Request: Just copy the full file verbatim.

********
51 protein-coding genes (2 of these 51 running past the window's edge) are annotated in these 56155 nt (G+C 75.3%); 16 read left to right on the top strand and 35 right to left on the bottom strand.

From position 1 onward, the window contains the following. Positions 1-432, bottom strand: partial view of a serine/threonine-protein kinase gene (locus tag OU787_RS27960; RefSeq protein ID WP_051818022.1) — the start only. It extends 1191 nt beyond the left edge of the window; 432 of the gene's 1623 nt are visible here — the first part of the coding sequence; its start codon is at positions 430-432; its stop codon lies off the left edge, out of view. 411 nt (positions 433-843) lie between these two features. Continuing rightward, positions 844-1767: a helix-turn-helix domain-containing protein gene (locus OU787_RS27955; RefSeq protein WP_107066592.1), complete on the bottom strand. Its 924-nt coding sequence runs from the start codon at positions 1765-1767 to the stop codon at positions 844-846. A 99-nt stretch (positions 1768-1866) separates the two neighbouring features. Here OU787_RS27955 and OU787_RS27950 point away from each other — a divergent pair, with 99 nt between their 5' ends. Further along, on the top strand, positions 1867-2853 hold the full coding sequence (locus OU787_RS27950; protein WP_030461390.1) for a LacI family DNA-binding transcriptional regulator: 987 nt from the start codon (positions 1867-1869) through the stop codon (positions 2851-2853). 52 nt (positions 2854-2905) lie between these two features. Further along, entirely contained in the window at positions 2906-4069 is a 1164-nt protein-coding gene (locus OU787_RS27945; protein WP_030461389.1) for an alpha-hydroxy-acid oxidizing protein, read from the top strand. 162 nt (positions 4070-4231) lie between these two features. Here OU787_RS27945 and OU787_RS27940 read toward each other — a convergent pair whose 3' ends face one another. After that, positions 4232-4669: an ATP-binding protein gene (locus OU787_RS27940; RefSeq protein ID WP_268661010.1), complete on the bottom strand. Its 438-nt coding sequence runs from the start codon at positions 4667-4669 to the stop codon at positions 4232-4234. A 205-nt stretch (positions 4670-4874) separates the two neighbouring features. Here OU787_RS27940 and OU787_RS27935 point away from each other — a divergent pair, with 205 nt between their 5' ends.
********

51 protein-coding genes (2 of these 51 running past the window's edge) are annotated in these 56155 nt (G+C 75.3%); 16 read left to right on the top strand and 35 right to left on the bottom strand.

From position 1 onward, the window contains the following. Positions 1-432, bottom strand: partial view of a serine/threonine-protein kinase gene (locus tag OU787_RS27960; RefSeq protein ID WP_051818022.1) — the start only. It extends 1191 nt beyond the left edge of the window; 432 of the gene's 1623 nt are visible here — the first part of the coding sequence; its start codon is at positions 430-432; its stop codon lies off the left edge, out of view. 411 nt (positions 433-843) lie between these two features. Continuing rightward, positions 844-1767: a helix-turn-helix domain-containing protein gene (locus OU787_RS27955; RefSeq protein WP_107066592.1), complete on the bottom strand. Its 924-nt coding sequence runs from the start codon at positions 1765-1767 to the stop codon at positions 844-846. A 99-nt stretch (positions 1768-1866) separates the two neighbouring features. Here OU787_RS27955 and OU787_RS27950 point away from each other — a divergent pair, with 99 nt between their 5' ends. Further along, on the top strand, positions 1867-2853 hold the full coding sequence (locus OU787_RS27950; protein WP_030461390.1) for a LacI family DNA-binding transcriptional regulator: 987 nt from the start codon (positions 1867-1869) through the stop codon (positions 2851-2853). 52 nt (positions 2854-2905) lie between these two features. Further along, entirely contained in the window at positions 2906-4069 is a 1164-nt protein-coding gene (locus OU787_RS27945; protein WP_030461389.1) for an alpha-hydroxy-acid oxidizing protein, read from the top strand. 162 nt (positions 4070-4231) lie between these two features. Here OU787_RS27945 and OU787_RS27940 read toward each other — a convergent pair whose 3' ends face one another. After that, positions 4232-4669: an ATP-binding protein gene (locus OU787_RS27940; RefSeq protein ID WP_268661010.1), complete on the bottom strand. Its 438-nt coding sequence runs from the start codon at positions 4667-4669 to the stop codon at positions 4232-4234. A 205-nt stretch (positions 4670-4874) separates the two neighbouring features. Here OU787_RS27940 and OU787_RS27935 point away from each other — a divergent pair, with 205 nt between their 5' ends.